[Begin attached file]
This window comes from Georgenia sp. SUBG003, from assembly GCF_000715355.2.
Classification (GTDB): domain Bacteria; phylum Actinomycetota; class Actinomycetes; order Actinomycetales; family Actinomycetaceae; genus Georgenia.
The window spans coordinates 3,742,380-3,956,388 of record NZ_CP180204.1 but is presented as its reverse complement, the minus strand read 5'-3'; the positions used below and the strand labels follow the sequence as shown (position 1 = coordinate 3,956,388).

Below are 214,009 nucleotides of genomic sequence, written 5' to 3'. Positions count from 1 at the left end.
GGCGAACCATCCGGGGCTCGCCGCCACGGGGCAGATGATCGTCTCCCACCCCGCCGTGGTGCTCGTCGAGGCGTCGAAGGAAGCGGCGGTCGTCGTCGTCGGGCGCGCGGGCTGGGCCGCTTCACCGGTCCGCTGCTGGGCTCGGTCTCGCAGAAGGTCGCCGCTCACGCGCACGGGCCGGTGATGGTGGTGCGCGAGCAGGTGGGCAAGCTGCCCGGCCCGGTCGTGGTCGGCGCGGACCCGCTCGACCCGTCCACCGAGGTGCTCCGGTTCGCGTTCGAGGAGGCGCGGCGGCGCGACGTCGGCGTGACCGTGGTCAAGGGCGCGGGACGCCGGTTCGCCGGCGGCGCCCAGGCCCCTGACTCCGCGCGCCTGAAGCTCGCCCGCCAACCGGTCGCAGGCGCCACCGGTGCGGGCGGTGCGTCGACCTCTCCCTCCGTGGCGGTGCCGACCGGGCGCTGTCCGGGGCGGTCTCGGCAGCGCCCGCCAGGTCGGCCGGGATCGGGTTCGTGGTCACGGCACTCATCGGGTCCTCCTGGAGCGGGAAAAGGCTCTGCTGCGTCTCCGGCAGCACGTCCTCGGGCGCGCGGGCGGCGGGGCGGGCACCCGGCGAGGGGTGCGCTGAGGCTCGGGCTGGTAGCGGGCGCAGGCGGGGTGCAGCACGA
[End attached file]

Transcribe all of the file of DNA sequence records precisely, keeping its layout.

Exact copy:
This window comes from Georgenia sp. SUBG003, from assembly GCF_000715355.2.
Classification (GTDB): domain Bacteria; phylum Actinomycetota; class Actinomycetes; order Actinomycetales; family Actinomycetaceae; genus Georgenia.
The window spans coordinates 3,742,380-3,956,388 of record NZ_CP180204.1 but is presented as its reverse complement, the minus strand read 5'-3'; the positions used below and the strand labels follow the sequence as shown (position 1 = coordinate 3,956,388).

Below are 214,009 nucleotides of genomic sequence, written 5' to 3'. Positions count from 1 at the left end.
GGCGAACCATCCGGGGCTCGCCGCCACGGGGCAGATGATCGTCTCCCACCCCGCCGTGGTGCTCGTCGAGGCGTCGAAGGAAGCGGCGGTCGTCGTCGTCGGGCGCGCGGGCTGGGCCGCTTCACCGGTCCGCTGCTGGGCTCGGTCTCGCAGAAGGTCGCCGCTCACGCGCACGGGCCGGTGATGGTGGTGCGCGAGCAGGTGGGCAAGCTGCCCGGCCCGGTCGTGGTCGGCGCGGACCCGCTCGACCCGTCCACCGAGGTGCTCCGGTTCGCGTTCGAGGAGGCGCGGCGGCGCGACGTCGGCGTGACCGTGGTCAAGGGCGCGGGACGCCGGTTCGCCGGCGGCGCCCAGGCCCCTGACTCCGCGCGCCTGAAGCTCGCCCGCCAACCGGTCGCAGGCGCCACCGGTGCGGGCGGTGCGTCGACCTCTCCCTCCGTGGCGGTGCCGACCGGGCGCTGTCCGGGGCGGTCTCGGCAGCGCCCGCCAGGTCGGCCGGGATCGGGTTCGTGGTCACGGCACTCATCGGGTCCTCCTGGAGCGGGAAAAGGCTCTGCTGCGTCTCCGGCAGCACGTCCTCGGGCGCGCGGGCGGCGGGGCGGGCACCCGGCGAGGGGTGCGCTGAGGCTCGGGCTGGTAGCGGGCGCAGGCGGGGTGCAGCACGA